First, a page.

The court noted that McDonnell Douglas is not inflexible and recognized that the facts will vary in Title VII cases.  In cases such as this, the court held, the employer's "manner" of publication may involve the discriminatory absence of publication.  "Thus, plaintiffs' failure to apply stemmed from the very discriminatory practice they complain of, and their failure to apply need not bar their retaliation claims."  Kurtz had EMT openings and relied exclusively on ARS for referrals.  The two companies allegedly "jointly" refused to inform plaintiffs of the new EMT positions, while informing all other former Metro EMTs who had not engaged in protected activity.  No application is necessary in such circumstances, the court held.

Causal Connection

The lower district court also concluded that the plaintiffs failed to allege a causal connection between Kurtz's adverse employment action and their protected activity.   The Court held that an application is unnecessary when a plaintiff can show she would have applied had it not been for the complained-of-discriminatory practices.  In this case, plaintiffs contend Kurtz's alleged retaliatory discrimination--purposefully failing to inform plaintiffs of the new hiring process--caused plaintiffs' failure to apply.  Under the complaint, plaintiffs engaged in protected activity, and Kurtz was allegedly aware of this activity as ARS and Kurtz jointly retaliated against plaintiffs for this activity by intentionally excluding them from the EMT application process.

The 7th Circuit reversed and remanded the plaintiffs' retaliation claim to the district court but upheld dismissal of the Illinois Whistleblower Act claim.

The case is Shannon Volling and Allen Springer v. Kurtz Paramedic Services, Inc., No. 15-3572 (7th Cir., October 19, 2016).

Wednesday, November 2, 2016

Wisconsin Court of Appeals Finds Construction Superintendent Fired While on Worker's Compensation Does Not Have Unreasonable Refusal to Rehire Claim

In May 2012, the plaintiff, Kevin Roberts, was hired by the defendant, Stevens Construction, to work as a project superintendent for a construction project in Michigan.  On July 29, 2012, Roberts suffered a work-related injury and received workplace restrictions and was unable to continue working on the Michigan project.  While he received medical treatment for his injuries, Robert remained employed by the defendant.  On August 20, 2012, Roberts' treating physician stated that Roberts was able to "return to regular duty."  That same day, Roberts reported to Stevens Construction and informed the HR manager that his restriction had been lifted.  However, the defendant informed Roberts that "things hadn't gone as well as [he] had hoped" and Roberts' employment was terminated.  In a letter dated August 20, 2012 from Stevens Construction, Roberts' termination was confirmed stating that his "performance at the Michigan project was not what [Vine, the president of Stevens Construction] had hoped for/expected and [Roberts'] position with Stevens Construction was terminated."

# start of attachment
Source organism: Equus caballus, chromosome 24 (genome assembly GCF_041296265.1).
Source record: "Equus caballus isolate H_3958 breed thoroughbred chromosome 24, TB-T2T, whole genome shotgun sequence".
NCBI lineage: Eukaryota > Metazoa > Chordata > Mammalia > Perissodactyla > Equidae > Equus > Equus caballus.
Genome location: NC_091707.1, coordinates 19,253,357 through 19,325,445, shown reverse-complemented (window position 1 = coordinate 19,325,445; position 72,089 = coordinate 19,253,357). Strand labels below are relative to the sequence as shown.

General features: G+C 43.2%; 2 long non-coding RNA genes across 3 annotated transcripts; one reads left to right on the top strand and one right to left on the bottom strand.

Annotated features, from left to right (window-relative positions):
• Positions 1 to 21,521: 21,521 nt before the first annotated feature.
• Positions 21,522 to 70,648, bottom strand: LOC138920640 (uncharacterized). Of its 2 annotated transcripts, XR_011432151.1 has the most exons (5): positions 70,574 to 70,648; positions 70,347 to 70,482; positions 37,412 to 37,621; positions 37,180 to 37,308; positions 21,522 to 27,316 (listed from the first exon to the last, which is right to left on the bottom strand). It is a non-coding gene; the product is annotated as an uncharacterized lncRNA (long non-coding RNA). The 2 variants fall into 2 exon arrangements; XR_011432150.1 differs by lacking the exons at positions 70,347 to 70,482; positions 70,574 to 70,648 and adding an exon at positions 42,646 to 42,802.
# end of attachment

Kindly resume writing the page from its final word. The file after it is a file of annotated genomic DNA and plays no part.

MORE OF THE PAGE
Roberts filed a claim under WIS. STAT. section 102.35(3) with the Wisconsin Department of Workforce Development ("DWD"), claiming Stevens Construction had unreasonably refused to rehire him following his injury.  Following a hearing before an administrative law judge, it was determined that Stevens Construction had not unreasonably refused to rehire Roberts, with the ALJ finding that Roberts' employment had been terminated because of his performance and also because Stevens Construction did not have any ongoing work available for Roberts when his employment was terminated.  Roberts petitioned the Labor and Industry Review Commission ("LIRC") who affirmed the ALJ and then sought review by the circuit court, who affirmed LIRC's decision, which prompted appeal to the Wisconsin Court of Appeals who upheld all of the lower decisions.

Court of Appeals Finds Stevens Construction Did Not Unreasonably Refuse to Rehire Roberts